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SUPREME COURT,— Saturday, June 7. (Before the Hon. Chief Justice Arney.)

The hearing of civil causes was begun to-day.

SPECIAL JURY, Messts. James Williamson, (foreman) ; James T. Boylau, James Burfc, Henry Gilfillan, Walter Giahara. Win. Hobson, Robert McLean, Thomas 1,. Macky, John Roberton, Samuel Rout, James Smait, and Robert Waterston.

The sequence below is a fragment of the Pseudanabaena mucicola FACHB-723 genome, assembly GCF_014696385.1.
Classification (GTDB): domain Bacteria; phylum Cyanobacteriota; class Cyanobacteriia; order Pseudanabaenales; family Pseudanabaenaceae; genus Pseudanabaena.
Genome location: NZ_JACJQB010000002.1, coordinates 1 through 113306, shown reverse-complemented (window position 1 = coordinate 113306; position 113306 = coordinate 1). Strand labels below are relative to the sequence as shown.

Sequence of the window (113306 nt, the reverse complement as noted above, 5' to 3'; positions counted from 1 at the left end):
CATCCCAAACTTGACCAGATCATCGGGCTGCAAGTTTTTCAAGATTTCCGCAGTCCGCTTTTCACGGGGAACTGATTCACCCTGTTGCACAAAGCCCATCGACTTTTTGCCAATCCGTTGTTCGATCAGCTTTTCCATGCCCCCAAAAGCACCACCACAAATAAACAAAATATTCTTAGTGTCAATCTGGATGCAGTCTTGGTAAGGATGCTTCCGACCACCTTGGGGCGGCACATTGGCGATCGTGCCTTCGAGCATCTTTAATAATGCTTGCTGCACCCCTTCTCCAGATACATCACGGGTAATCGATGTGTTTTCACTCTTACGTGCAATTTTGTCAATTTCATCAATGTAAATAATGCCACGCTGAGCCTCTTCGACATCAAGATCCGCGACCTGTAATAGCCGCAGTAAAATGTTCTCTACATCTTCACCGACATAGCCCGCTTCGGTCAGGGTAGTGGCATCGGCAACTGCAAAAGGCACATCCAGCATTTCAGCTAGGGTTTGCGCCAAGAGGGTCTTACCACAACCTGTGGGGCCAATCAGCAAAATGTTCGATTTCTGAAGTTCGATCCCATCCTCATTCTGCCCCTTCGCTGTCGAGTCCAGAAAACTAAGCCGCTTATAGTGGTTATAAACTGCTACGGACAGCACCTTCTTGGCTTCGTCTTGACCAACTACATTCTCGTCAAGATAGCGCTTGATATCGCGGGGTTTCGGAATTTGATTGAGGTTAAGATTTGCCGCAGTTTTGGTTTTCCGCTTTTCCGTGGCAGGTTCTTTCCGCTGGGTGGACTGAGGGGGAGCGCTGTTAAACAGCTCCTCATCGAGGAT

BUSBY V BELL. This was an action of libel, brought by the plaintiff, James Busby, of Auckland and the Bay of Islands, a;aiust Francis Dillon Bell, Corainiesioner of Land Claims. Damages were laid at £5,000. Mr. Busby was unrepresented by counsel ; Mr. Bell was defended by Mr. Wlutaker, of the firm of Whitaker and Russell. The following is a copy of the declaration ;— The plaintiff saith that in or about the month of September, 1860, the plaintiff transmitted to his Excellency the Governor of New Zealand, a certain paper writing or memorial for the pin pose of being forwarded to his Giace the Duke of Newcastle, and the same paper writing or memorial having been referred to the defendant for his comments thereon, the defendant in making his said comments thereon falsely and maliciously wiote and published of and concerning the plaintiff in the words following :— " I received the icference on the 31st October, but it was not till yesterday I could find time to go through Mr. Busby's memorial and its long appendices. I really wish to offer no observations on these papers. Tf I were to expose the exti.ivagant misstatements in which they abound, I should make as big a volume as they do; and as regards the particular land claim in winch Mr. Busby prays the interfeience of the Secietaiy of State, I was sustained by the Chief Justice in every point I had taken, and I adhere to the decision communicated to Mr. Busby It has been in his power, atany moment he pleased, to obtain a giant by surveying the claim as the act lequired it. Foi reasons best known to himself he has never done this, and has insisted on my issuing him instead scrip for a pnrticulai sum which I have steadily lefused to do. A gentleman who asks the serious consideration of the Secretary of State to statements such as I have noted below is obviously not open to the influence of leason or common sense. — F D Bell, November 8, I860." " The proceedings of the geneial government and legislature as well of some of the six provincial goveuvments bear more resemblance to those of a society of gambleis intent upon securing a large stake for themselves, thau to the oidinary functions of government, exercised for the benefit of the community." (Pamphlet of 1858 pieface ) "For I, who have set myself to get rid of those monstious impositions on human credulity and human patience, called the New Zealand Constitutional Act and Responsible Government." (Ibid, page 11.) "In the history of governments, ancient and modern, the ingenuity of man has not been able to contrive a system that did moie to stir up party strife and ill-feeling, and to corrupt and debauch the people than the constitution of New Zealand with its responsible government." (Ibid, page 15.) "I express a decided opinion that they who acted upon "The good old mle, the Bimple plan That they should take who have the power," were respectable, when compared with the men who | framed and would carry out Mich a provision as 'this," &c. (Pamphlet, 1860, page 15.) , Wheiefore the plaintiff seeks to recover the sum of £5,000. To this declaration the defendant for plea saith— That he did not publish the matter of and concerning the plaintiff as in the declaration alleged ; and for a second plea the defendant says that before and at the time the defendant wrote the matters of and concerning the plaintiff in the declaration mentioned, he was, and still is, a land claims commissioner, appointed under an act of the general assembly of New Zealand, intituled " The Land Claims Settlement Act, 1856," and being, as suoh land claims commissioner, an officer of the government of the colony, his excellency the governor of New Zealand lef erred the paper writing or memorial in the declaration mentioned to the defendant, as such officer, for his comments thereon, and the defendant in making his said comments as suoh officer as afoiesaid, officially wrote and sent to his excellency the Governor of New Zealand the matter in the declaration mentioned, aa he lawfully might ; 'and for a third plea the defendant says, that with the paper writing or memorial in the declaration mentioned, the plaintiff transmitted to his then excellency the Governor of New Zealand several papers and documents, and that the said memorial, papers, and documents, -were referred to the defendant, as such officer, as in the second plea mentioned, for his comments thereon, as in the declaration mentioned, and the defendant says that suoh matter is substantially true. On the 1 10 th of May the plaintiff, by way of replication, saith, that as to the first pleafi he joins issue thereon; that asjto the second plea, the plaintiff saith' that notwithstanding the defendant being such' 'Hand claims commissioner, as in the said plea, set 'forth, it was not lawful for the defendant to write and send to his then excellency the governor of New 1 Zealand, in manner set forth in such plea, the matter in the declaration mentioned. That as to the third plea, the plaintiff saith that the laid matter in the declaration mentioned is not substantially true. Issues— Plaintiff alleges, and defendant denies, that the defendant published the matter of and concerning the plaintiff as in the declaration mentioned. The ,<}e- 1 fendant alleges, anhthe plaintiff de^iesj'tha't the "matter in the declaration mentioned is substantially true. -' Mr. Bosßif said' the case he vrtk about' &"taW"to l them was of a rather peculiar character, I 'antl would'require their patient attention.' He'WouWendeavour to give them a fltyrt outline of tlte mots, ifi'drder td ir'epare them-for' the receptldh of 'the eViden&Ve'-tfould lay before them bfthe peoulutr nature 'tff this 'action' as distinguished from ordinary aotions'for defamation. He would- briefly advert to 'the -law, merely tb-ghdw how the law was applied to faqta, and. then, ho wpyld lay betorej them the evidence under which he claimed damages from the defendant, and 'to prove that this was a case for aotual damage.' After having considered the facts, it waa for the jury, in their' judgment, to say whether this was a case in which the injured party was entitled to redress under the law, and if bo, to estimate the magnitude and nature of the injury which he had sustained, and for whioh he sought redress i The commissioner for land claims, to whom was referred the claim for' land undor a certain statute' of the legislature of this country) having delayed 1 to give his decision in a caie,